Guidelines on Packaging for Pharmaceutical Products
All medicinal products need to be protected and “consequently need to be packaged in containers that conform to prescribed standards, particularly with respect to the exclusion of moisture and light and the prevention of leaching of extractable substances into the contents and of chemical interaction with the contents. However, the limits of acceptability in these various respects depend, at least in part, on climatic variables. Recommendations in The international pharmacopoeia can only be advisory; precise quantitative standards will have to be locally determined”
The complexity of packaging materials and the highly technological nature of medicinal products is such that manufacturers are confronted with significant problems. Interaction between packaging and such products is possible due to the combination of a multiplicity of container components and active pharmaceutical ingredients, excipients and solvents used in a variety of dosage forms.
The quality of the packaging of pharmaceutical products plays a very important role in the quality of such products.
— protect against all adverse external influences that can alter the properties of the product, e.g. moisture, light, oxygen and temperature variations;
— protect against biological contamination;
— protect against physical damage;
— carry the correct information and identification of the product. The kind of packaging and the materials used must be chosen in such a way that:
— the packaging itself does not have an adverse effect on the product (e.g. through chemical reactions, leaching of packaging materials or absorption);
— the product does not have an adverse effect on the packaging, changing its properties or affecting its protective function.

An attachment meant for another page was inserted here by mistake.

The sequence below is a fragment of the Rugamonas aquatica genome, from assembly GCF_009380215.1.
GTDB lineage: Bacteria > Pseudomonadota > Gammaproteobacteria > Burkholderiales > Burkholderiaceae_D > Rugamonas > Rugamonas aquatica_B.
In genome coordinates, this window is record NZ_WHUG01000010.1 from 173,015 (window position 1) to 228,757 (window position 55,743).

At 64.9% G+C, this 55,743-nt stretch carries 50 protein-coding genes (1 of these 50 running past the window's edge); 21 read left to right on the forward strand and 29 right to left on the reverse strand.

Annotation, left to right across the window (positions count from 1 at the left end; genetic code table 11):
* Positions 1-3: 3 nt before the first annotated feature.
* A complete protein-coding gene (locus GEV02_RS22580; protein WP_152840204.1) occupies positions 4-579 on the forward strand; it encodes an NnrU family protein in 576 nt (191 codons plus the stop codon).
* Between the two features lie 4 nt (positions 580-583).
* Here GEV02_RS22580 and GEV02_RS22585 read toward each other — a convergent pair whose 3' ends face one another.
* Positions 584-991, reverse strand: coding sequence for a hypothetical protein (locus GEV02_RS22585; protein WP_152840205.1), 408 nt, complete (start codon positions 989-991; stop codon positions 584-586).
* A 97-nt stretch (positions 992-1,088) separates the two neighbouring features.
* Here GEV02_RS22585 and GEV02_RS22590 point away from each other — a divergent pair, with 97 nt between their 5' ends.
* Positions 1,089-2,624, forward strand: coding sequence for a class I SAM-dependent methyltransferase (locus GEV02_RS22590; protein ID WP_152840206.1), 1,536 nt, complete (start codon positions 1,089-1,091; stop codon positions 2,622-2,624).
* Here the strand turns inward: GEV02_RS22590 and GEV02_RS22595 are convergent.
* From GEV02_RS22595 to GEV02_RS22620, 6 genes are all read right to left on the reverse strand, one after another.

The resulting requirements must be met throughout the whole of the intended shelf-life of the product. Given the link between the quality of a pharmaceutical product and the quality of its packaging, pharmaceutical packaging materials and systems must be subject, in principle, to the same quality assurance requirements as pharmaceutical products.
Types of Containers for pharmaceuticals:-
A container sealed by fusion and to be opened exclusively by breaking. The contents are intended for use on one occasion only.
A container consisting of surfaces, whether or not with a flat bottom, made of flexible material, closed at the bottom and at the sides by sealing; the top may be closed by fusion of the material, depending on the intended use.
A multi-dose container consisting of two layers, of which one is shaped to contain the individual doses. Strips are excluded.
A container with a more or less pronounced neck and usually a flat bottom.
A container, usually cylindrical, suitable for liquid or solid pharmaceutical dosage forms; generally for use in a specially designed apparatus (e.g. a prefilled syringe).
A container, usually cylindrical, suitable for compressed, liquefied or dissolved gas, fitted with a device to regulate the spontaneous outflow of gas at atmospheric pressure and room temperature.